TIME and place are slippery and sharp objects in the hands of John Irving. The product of this unexpected bloodletting is Irving’s 14th novel, “Avenue of Mysteries” (Simon & Schuster, New York, 2015, 460 pages).
The renowned American novelist’s new book is about a writer, the made-up fiftysomething Mexican novelist Juan Diego Guerrero.
Just like Juan Diego, Irving flits between fiction and fact, between the imagined and the real. “Avenue” is situated in the elusive place in between creating and knowing—for isn’t that where all novelists live and breathe?
Physically Juan Diego spends most of “Avenue” on a trip to the Philippines, moving from Manila and on to Bohol, El Nido, Laoag and Vigan, then going back to Manila; Manila Bay is “the unlit darkness.”
The Philippines Irving writes about is both unflattering and instantly recognizable. This is no distorted funhouse mirror version.
But, narratively speaking, Juan Diego spends most of “Avenue” in the town of Oaxaca, Mexico. The Philippines reminds Juan Diego of his bizarre childhood living in a dump.
The novel slips back and forth seemingly uncontrollably between time periods and locations: “The way you remember or dream about your loved ones —the ones who are gone—you can’t stop their endings from jumping ahead of the rest of their stories. You don’t get to choose the chronology of what you dream, or the order of events in which you remember someone. In your mind—in your dreams, in your memories —sometimes the story begins with the epilogue.”
At 14 in 1970, Juan Diego is the self-taught genius of the dump—the “dump reader”— because he’s able to read on his own.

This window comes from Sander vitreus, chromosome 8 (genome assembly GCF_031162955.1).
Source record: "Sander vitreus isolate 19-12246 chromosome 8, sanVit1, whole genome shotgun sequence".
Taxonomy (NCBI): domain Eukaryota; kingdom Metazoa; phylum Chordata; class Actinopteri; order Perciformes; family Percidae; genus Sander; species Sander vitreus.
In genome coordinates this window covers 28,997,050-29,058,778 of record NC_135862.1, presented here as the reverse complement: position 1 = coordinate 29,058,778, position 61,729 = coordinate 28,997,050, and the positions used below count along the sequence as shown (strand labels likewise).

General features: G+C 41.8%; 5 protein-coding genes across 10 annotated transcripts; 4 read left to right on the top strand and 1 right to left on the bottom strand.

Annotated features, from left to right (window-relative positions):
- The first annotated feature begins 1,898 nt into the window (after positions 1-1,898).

His 13-year-old sister Lupe speaks in a tongue that only Juan Diego can understand; she can also read minds and divine the future.
Irving begins his journey to magical realism early on in “Avenue” and the book takes a decidedly bolder dive into the surreal the more you read. Even without the seemingly supernatural elements, “Avenue” already boasts some powerfully quirky parts.
The siblings go from living in the dump to living at Hogar de los Niños Perdidos (Home of the Lost Children) to living in Circo de la Maravilla (Circus of the Wonder). Then it gets weirder from there—and even more fascinating.
To mangle the name of a popular literary trope, “Avenue” features Chekhov’s Circus. Everybody and everything you encounter in Irving’s novel matters and means something. Since readers meet Juan Diego as a well-known adult writer, they hunger to find out how he got from the dump to Manila.
Along the way, readers will meet the religious man who wears Hawaiian shirts; the transvestite dwarf; the unnamed good gringo; the lion tamer; the unbelieving physician; and the other unusual characters.
The fellowship of “Avenue” is an oddball gathering worthy of Irving’s incandescent 1978 novel “The World According to Garp.” Readers will recognize familiar themes from books such as 1985’s “The Cider House Rules” and 1994’s “A Son of the Circus.” And so many things happen to this gathering, especially Juan Diego.
There’s a whole lot of book in “Avenue’s” 460 pages. It’s a complicated, challenging book that, like Juan Diego’s fictional fiction, invites a collision between beloved things: religion and faith, lust and love, rules and freedom, medicines and talismans.
A novel that winds around you but can also bite you like surprising kinds of boa constrictors, “Avenue” is also a deeply thought-out, impeccably written reflection on the writer’s process, with Irving writing Juan Diego writing others and so on.
Most of all, “Avenue” is about the revelation of remembrance, what happens when we confront our pasts completely, with all of the hidden edges becoming evident. The things we know can hurt us.
The readers experience the same thing Juan Diego experiences, and it is a disorienting, overwhelming experience. As “Avenue” swoops like a hungry vulture toward its white dwarf of an ending, readers will feel both helpless and hungry to find out how it all ties up together. Is Juan Diego remembering or dreaming? Are we?
Ultimately it is the doomed Lupe who says: “Remember this. We are the miracle—you and me. Not them. Just us. We are the miraculous ones.”
That is what John Irving’s “Avenue of Mysteries” reminds us: We are all miraculous ones, flying over the unlit darkness.